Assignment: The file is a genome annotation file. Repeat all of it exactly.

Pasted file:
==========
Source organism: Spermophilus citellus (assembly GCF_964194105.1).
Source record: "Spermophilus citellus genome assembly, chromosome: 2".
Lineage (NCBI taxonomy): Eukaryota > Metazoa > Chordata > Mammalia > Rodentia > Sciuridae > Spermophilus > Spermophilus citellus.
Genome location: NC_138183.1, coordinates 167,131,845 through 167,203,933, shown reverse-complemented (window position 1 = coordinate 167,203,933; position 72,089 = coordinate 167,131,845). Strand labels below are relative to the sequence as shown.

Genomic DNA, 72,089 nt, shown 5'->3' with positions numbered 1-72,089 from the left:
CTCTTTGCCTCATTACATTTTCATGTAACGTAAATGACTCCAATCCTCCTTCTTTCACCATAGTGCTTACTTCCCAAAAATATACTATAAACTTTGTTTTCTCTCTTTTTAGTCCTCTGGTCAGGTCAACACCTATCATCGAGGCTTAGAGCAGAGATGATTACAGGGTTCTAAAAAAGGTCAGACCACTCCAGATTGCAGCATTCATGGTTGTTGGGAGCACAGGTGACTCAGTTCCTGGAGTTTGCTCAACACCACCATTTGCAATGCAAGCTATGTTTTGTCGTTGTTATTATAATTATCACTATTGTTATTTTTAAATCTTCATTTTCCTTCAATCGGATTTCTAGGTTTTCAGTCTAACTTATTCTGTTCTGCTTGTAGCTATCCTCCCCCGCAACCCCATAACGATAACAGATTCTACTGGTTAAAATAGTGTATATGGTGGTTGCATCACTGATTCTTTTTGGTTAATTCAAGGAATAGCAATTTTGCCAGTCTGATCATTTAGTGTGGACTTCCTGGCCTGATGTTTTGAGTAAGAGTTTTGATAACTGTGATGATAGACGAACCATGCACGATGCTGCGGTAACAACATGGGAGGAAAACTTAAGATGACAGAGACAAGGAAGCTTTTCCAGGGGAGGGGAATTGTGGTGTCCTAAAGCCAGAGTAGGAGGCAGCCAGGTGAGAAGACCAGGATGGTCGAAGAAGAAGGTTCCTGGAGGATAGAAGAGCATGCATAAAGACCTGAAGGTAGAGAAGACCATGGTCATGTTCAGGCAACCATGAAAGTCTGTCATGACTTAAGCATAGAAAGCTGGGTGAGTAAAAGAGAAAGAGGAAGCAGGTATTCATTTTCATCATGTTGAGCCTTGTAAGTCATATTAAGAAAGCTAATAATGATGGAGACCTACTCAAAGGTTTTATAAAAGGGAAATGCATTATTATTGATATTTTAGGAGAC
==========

Source organism: Spermophilus citellus (assembly GCF_964194105.1).
Source record: "Spermophilus citellus genome assembly, chromosome: 2".
Lineage (NCBI taxonomy): Eukaryota > Metazoa > Chordata > Mammalia > Rodentia > Sciuridae > Spermophilus > Spermophilus citellus.
Genome location: NC_138183.1, coordinates 167,131,845 through 167,203,933, shown reverse-complemented (window position 1 = coordinate 167,203,933; position 72,089 = coordinate 167,131,845). Strand labels below are relative to the sequence as shown.

Genomic DNA, 72,089 nt, shown 5'->3' with positions numbered 1-72,089 from the left:
CTCTTTGCCTCATTACATTTTCATGTAACGTAAATGACTCCAATCCTCCTTCTTTCACCATAGTGCTTACTTCCCAAAAATATACTATAAACTTTGTTTTCTCTCTTTTTAGTCCTCTGGTCAGGTCAACACCTATCATCGAGGCTTAGAGCAGAGATGATTACAGGGTTCTAAAAAAGGTCAGACCACTCCAGATTGCAGCATTCATGGTTGTTGGGAGCACAGGTGACTCAGTTCCTGGAGTTTGCTCAACACCACCATTTGCAATGCAAGCTATGTTTTGTCGTTGTTATTATAATTATCACTATTGTTATTTTTAAATCTTCATTTTCCTTCAATCGGATTTCTAGGTTTTCAGTCTAACTTATTCTGTTCTGCTTGTAGCTATCCTCCCCCGCAACCCCATAACGATAACAGATTCTACTGGTTAAAATAGTGTATATGGTGGTTGCATCACTGATTCTTTTTGGTTAATTCAAGGAATAGCAATTTTGCCAGTCTGATCATTTAGTGTGGACTTCCTGGCCTGATGTTTTGAGTAAGAGTTTTGATAACTGTGATGATAGACGAACCATGCACGATGCTGCGGTAACAACATGGGAGGAAAACTTAAGATGACAGAGACAAGGAAGCTTTTCCAGGGGAGGGGAATTGTGGTGTCCTAAAGCCAGAGTAGGAGGCAGCCAGGTGAGAAGACCAGGATGGTCGAAGAAGAAGGTTCCTGGAGGATAGAAGAGCATGCATAAAGACCTGAAGGTAGAGAAGACCATGGTCATGTTCAGGCAACCATGAAAGTCTGTCATGACTTAAGCATAGAAAGCTGGGTGAGTAAAAGAGAAAGAGGAAGCAGGTATTCATTTTCATCATGTTGAGCCTTGTAAGTCATATTAAGAAAGCTAATAATGATGGAGACCTACTCAAAGGTTTTATAAAAGGGAAATGCATTATTATTGATATTTTAGGAGAC